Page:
If you are turning 65, or about to lose your work insurance, it is crucial to understand Part A and Part B of Medicare. The industry can make Medicare really confusing and hard to understand, but we want to break it down for you so that you can have the knowledge to make the best decisions for your coverage.
Medicare: Original Medicare (Part A & Part B)
What are the Parts of Medicare?
Medicare is made up of 4 parts: Part A, Part B, Part C, and Part D.
Part A, which is your hospital insurance, and Part B, which is your doctor and outpatient insurance, makeup Original Medicare. The other 2 Parts were not added in until more recently.
Part C is when you choose to get your Part A and Part B insurance from a private insurance company instead of the government. Part C is referred to as Medicare Advantage.
Part D is coverage for prescription drugs. Part D plans are only offered by private insurance companies.
While there are 4 Parts of Medicare, Part A and Part B are always going to be the base of your coverage.
What is Medicare Part A?
Like mentioned above, Part A is going to be your hospital insurance. It will also cover very limited skilled nursing services.
Part A has a $1,408 deductible in 2020. Once you pay this, coverage is 100%.
Part A is premium-free for most Medicare beneficiaries. You or your spouse had to have paid Medicare taxes for a certain amount of time while working. You can check your status at Medicare.gov.
If you are already taking Social Security benefits, you will automatically be enrolled in Part A and Part B when you are about to turn 65. If you are not taking Social Security, you can sign up for Medicare through Social Security.
If you do not have another form of health insurance when turning 65, definitely sign up for Medicare Part A. We recommend clients who keep working past 65 still sign-up for Medicare Part A even if they are staying on their work insurance. It is free and might provide you some extra protection if you should have to go to a hospital.
What is Medicare Part B?
Medicare Part B covers your doctor and outpatient services.
Part B has a monthly premium of $144.60 in 2020. Most people are going to pay this out of their Social Security check. If you make a higher income, you could pay more for your Part B. This is referred to as IRMAA.
Part B also has a yearly deductible of $198 in 2020. Once you pay the deductible, Medicare Part B covers 80% of all your bills. You have to pay the remaining 20% coinsurance. There is no limit on this 20%.
To break that down, if you get a $1,000 Medicare Part B charge, you have to pay $200. If you get a $10,000 Medicare Part B charge, you have to pay $2,000. If you get a $100,000 Medicare Part B charge, you have to pay $20,000. While 20% doesn’t seem like much on small bills, it can really add up.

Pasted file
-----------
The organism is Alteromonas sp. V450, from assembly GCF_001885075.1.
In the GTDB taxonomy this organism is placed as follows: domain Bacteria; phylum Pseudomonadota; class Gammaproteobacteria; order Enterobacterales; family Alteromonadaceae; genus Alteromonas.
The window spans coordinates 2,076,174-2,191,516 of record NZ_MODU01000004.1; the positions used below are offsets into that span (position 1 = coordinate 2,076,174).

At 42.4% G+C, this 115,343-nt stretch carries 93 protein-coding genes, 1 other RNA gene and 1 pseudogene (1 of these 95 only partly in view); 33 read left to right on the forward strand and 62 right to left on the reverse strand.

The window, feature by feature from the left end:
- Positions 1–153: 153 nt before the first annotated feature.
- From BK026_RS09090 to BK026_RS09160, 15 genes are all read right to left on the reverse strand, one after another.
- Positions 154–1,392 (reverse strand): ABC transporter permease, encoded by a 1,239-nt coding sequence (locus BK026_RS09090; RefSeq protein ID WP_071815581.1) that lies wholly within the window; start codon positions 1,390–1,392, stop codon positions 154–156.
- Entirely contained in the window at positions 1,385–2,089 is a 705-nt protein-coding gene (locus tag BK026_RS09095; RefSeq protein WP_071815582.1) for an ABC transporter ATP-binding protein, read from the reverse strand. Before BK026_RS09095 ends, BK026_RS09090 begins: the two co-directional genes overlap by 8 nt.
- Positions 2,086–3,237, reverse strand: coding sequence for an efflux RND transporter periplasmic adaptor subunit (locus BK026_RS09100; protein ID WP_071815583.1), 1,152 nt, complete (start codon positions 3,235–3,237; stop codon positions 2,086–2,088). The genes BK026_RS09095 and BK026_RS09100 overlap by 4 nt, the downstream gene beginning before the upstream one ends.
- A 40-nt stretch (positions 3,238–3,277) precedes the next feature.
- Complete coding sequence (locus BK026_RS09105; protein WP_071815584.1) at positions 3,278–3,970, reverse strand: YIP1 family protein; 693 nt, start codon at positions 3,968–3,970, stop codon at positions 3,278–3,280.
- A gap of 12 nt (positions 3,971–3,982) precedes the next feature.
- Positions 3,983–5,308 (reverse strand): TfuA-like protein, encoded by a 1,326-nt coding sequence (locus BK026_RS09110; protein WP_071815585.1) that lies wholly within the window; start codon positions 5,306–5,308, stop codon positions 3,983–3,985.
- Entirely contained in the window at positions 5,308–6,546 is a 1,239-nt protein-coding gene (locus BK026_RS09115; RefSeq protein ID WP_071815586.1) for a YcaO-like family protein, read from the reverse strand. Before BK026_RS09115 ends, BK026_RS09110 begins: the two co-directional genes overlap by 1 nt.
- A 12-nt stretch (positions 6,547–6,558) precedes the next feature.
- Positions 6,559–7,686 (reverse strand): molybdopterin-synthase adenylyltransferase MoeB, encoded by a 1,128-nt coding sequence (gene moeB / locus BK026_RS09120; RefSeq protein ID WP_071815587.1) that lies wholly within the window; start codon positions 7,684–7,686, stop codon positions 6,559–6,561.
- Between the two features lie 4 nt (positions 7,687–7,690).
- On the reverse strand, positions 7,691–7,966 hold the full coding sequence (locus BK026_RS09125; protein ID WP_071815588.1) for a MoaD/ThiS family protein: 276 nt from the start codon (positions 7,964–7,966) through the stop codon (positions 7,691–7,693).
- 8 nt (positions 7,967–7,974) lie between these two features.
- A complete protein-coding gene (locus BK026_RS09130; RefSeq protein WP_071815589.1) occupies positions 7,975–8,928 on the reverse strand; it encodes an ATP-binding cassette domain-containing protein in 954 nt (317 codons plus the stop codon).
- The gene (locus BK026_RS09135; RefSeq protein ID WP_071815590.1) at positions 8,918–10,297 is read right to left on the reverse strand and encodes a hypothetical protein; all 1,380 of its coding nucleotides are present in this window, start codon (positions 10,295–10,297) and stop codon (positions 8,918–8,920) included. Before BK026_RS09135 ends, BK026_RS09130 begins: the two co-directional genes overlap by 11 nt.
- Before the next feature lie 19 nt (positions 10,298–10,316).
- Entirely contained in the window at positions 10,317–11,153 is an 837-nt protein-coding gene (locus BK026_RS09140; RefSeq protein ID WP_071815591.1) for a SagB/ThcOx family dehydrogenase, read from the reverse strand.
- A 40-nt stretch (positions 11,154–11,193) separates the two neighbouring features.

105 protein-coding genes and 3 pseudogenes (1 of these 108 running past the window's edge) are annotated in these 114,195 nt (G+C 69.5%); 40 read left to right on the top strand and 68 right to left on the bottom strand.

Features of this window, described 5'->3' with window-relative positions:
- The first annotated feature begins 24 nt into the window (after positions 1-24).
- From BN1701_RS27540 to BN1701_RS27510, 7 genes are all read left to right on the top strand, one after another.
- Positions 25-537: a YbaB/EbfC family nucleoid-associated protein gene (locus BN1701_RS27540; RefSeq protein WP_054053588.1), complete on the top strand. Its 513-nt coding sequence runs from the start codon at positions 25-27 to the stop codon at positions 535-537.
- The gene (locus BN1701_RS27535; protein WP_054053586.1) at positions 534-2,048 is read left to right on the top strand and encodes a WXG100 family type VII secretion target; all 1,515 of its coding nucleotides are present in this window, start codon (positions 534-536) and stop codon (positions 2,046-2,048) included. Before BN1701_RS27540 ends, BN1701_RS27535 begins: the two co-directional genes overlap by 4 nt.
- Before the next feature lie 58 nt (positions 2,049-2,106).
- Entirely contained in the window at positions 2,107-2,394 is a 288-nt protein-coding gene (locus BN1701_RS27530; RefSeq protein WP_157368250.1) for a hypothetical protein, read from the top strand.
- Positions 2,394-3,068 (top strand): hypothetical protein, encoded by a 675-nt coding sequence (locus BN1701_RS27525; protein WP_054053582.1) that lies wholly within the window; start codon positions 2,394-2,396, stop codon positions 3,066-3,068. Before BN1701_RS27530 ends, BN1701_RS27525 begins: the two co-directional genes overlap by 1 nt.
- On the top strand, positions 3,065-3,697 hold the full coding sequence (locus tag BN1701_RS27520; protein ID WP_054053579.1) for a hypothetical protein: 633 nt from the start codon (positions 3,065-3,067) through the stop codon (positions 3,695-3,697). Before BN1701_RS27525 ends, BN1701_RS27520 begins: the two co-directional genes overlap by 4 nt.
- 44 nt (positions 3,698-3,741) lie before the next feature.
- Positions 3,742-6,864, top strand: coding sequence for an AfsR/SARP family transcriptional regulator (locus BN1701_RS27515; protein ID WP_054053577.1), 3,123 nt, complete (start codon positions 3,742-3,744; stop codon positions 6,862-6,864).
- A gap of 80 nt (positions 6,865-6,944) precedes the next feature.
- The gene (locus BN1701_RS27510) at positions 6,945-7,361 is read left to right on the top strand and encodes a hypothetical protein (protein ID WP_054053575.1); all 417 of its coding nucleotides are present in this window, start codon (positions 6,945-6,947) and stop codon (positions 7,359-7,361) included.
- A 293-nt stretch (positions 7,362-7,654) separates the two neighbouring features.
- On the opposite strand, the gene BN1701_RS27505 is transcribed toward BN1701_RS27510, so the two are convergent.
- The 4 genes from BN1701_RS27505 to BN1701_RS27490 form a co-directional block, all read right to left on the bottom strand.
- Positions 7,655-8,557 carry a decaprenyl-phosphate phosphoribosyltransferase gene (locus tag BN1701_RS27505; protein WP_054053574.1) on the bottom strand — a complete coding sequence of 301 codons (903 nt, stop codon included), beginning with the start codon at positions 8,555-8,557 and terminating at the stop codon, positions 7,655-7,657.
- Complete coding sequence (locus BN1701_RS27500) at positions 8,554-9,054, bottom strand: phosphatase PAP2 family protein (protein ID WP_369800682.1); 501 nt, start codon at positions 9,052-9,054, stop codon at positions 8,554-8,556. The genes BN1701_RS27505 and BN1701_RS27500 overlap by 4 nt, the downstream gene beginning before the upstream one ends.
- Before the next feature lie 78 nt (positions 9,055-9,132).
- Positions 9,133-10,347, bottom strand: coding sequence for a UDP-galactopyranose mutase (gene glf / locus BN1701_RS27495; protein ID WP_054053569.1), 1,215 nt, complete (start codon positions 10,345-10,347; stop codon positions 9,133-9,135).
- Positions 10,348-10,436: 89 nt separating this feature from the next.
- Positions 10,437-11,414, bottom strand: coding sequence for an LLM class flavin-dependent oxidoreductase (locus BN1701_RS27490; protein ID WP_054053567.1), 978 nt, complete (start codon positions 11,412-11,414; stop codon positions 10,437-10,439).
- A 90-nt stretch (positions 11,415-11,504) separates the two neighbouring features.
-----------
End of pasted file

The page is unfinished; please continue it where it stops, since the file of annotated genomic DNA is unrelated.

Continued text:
This example assumes all your providers accept Medicare assignments. While most providers do, but you are responsible for excess charges, which could make the out-of-pocket costs even higher.
We recommend that you do not sign up for Medicare Part B until you do not have coverage from work or a spouse’s work anymore since you have to pay for it. If you are already taking Social Security benefits, you will need to opt-out of Medicare Part B. If you are not taking Social Security benefits and don’t want Part B, you do not have to do anything.
Do I have to get a Medicare Supplement with Original Medicare?
While you are not required by law to have a Medicare Supplement, we highly recommend that you do. The biggest reason for this is the uncapped 20% we were talking about above. Medicare Supplements are built to cover this.
If you have a Medicare Supplement, not only is it going to pay this 20%, if you choose the right plan, it will also cover the Part A deductible as well as the excess charges that you would be responsible for.
The Medicare Supplement that we recommend for almost all our clients is the Plan G. It provides the greatest coverage for the best value.
Medicare Supplements are standardized. This means that the Plan G you are offered from one company is the exact same coverage as a Plan G offered by another company. The only difference between these two Plan G’s is the price the insurance company is charging.
You want to make sure you work with an agent who sells for multiple companies to guarantee you get the best rate for your Supplement. Many times, agents only sell for one company, and they will move you to a Supplement Plan that is not common and will not provide as great of coverage. They do this because it is priced more competitively.
You can run your own rate quote for Plan G’s, without having to put in an email or phone number, here. You can also contact Cardinal for help with Original Medicare or a Medicare Supplement. We are an insurance brokerage and licensed to sell Supplements with over 30 companies in all 50 states.